"Leaving the EU would cost the average UK household at least £850 a year, and potentially as much as £1,700, according to research released by the London School of Economics."
London School of Economics’ Centre for Economic Performance
This is not what families or households will experience. But most economists seem to agree with the general direction the research points in - that leaving the EU would cost the UK economically.
The figures are based on estimates by academics at the London School of Economics. They say that leaving the EU would reduce trade. The resulting loss to the size of the UK economy—Gross Domestic Product—compared to staying in has been divided across the number of households in the country.
In the ‘optimistic’ case which produces the lower estimate of £850, or 1.3% of income, they assume the UK remains in the single market in a similar vein to Norway, so minimising extra barriers to trade. The ‘pessimistic’ case assumes the UK just trades with the EU under the regulations of the World Trade Organisation, which would involve some tariffs.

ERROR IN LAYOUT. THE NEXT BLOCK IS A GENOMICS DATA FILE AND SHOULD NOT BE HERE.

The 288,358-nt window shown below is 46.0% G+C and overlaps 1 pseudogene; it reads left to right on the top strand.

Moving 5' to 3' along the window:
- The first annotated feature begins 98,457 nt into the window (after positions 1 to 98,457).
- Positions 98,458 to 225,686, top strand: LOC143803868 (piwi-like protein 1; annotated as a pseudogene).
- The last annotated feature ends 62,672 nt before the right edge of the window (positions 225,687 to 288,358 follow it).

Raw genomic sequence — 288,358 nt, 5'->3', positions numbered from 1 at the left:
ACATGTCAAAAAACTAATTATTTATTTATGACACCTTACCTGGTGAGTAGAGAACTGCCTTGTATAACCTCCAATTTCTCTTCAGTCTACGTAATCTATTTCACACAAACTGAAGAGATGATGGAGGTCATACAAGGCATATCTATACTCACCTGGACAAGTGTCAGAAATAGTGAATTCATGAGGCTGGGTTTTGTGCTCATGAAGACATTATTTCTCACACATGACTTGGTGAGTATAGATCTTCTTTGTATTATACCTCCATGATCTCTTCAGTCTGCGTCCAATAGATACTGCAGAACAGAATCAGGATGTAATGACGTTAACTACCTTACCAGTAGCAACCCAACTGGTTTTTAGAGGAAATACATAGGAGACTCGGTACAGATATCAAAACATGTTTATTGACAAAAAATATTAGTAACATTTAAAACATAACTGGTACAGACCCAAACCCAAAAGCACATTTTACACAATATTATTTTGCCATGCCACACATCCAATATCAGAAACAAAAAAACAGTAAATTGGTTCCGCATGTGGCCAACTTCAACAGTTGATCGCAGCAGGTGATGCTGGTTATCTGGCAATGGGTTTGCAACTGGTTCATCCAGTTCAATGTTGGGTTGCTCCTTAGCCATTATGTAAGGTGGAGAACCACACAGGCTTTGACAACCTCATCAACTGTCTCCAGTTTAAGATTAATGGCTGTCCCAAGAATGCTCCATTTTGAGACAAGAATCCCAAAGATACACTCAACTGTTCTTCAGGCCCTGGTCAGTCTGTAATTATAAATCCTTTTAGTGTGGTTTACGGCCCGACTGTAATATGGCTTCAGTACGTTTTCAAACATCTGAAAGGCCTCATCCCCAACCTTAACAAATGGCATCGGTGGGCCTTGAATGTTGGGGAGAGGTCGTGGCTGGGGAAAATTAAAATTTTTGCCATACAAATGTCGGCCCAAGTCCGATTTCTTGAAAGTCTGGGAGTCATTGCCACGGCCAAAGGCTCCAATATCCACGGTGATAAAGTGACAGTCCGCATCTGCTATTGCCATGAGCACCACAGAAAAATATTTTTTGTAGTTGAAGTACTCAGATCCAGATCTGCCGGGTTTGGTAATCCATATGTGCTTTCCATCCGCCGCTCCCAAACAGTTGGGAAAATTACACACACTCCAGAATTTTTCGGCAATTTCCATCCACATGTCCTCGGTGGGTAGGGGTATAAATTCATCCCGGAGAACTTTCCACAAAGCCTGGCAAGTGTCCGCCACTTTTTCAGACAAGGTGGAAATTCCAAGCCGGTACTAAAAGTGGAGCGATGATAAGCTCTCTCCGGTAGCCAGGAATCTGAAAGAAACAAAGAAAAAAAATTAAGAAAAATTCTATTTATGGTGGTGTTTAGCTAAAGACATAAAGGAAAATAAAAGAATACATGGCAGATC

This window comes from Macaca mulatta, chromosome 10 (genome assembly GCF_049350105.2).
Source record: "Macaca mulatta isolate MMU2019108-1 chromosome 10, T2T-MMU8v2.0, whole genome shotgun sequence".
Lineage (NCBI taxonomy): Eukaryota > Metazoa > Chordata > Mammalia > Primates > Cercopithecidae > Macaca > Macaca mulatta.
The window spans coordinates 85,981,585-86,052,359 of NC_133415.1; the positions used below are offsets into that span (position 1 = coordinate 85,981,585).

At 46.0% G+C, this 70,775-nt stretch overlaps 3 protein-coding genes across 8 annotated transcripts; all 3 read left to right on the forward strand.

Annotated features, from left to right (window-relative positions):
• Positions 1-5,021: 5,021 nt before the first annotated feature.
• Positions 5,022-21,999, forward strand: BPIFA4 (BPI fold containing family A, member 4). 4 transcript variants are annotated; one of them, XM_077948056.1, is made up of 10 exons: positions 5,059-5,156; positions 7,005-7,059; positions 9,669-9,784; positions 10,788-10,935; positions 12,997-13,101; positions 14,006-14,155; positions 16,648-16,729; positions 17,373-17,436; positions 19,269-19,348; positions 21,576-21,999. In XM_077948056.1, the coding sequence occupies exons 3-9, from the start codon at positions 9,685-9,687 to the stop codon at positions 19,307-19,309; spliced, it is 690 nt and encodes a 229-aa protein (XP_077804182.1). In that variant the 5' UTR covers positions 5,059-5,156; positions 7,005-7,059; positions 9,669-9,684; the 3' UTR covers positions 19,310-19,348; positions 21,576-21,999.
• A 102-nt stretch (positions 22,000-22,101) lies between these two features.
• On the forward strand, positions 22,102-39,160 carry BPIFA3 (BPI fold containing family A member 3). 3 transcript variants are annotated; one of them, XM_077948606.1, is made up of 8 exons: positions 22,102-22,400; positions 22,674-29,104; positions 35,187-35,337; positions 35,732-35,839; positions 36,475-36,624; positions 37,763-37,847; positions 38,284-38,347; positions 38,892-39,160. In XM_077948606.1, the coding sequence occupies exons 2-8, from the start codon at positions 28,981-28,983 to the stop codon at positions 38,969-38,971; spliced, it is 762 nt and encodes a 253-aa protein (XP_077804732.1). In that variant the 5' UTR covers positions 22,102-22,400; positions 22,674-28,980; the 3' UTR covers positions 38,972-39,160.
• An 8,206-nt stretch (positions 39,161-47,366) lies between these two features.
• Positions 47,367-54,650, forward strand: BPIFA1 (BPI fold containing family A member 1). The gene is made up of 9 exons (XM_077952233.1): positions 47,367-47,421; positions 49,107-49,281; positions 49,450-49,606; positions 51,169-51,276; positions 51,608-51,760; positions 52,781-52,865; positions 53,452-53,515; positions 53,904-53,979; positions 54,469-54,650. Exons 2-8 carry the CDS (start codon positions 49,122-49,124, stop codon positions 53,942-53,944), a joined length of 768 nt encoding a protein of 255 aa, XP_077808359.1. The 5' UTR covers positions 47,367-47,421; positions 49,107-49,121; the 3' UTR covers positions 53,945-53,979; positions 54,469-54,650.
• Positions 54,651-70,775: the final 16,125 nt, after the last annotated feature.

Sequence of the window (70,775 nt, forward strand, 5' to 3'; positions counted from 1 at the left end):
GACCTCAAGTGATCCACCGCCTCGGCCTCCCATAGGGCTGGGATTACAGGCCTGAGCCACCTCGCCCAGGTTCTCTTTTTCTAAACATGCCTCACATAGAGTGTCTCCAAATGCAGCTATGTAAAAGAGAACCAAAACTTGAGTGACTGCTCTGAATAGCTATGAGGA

The specific numbers don’t tell you what households would actually lose, because there’s more to GDP than just the sum of what households produce. The Treasury has said that GDP per household is “not a household income metric”.
Even so, and despite the fact that economic modelling of this sort depends on wide-ranging assumptions and cannot account for everything, the direction of travel research like this implies can be useful. We can choose to trust a doctor telling us not to eat junk food without demanding they predict exactly what our weight will be next year.
We’ve covered claims about the costs and benefits of EU membership in more detail.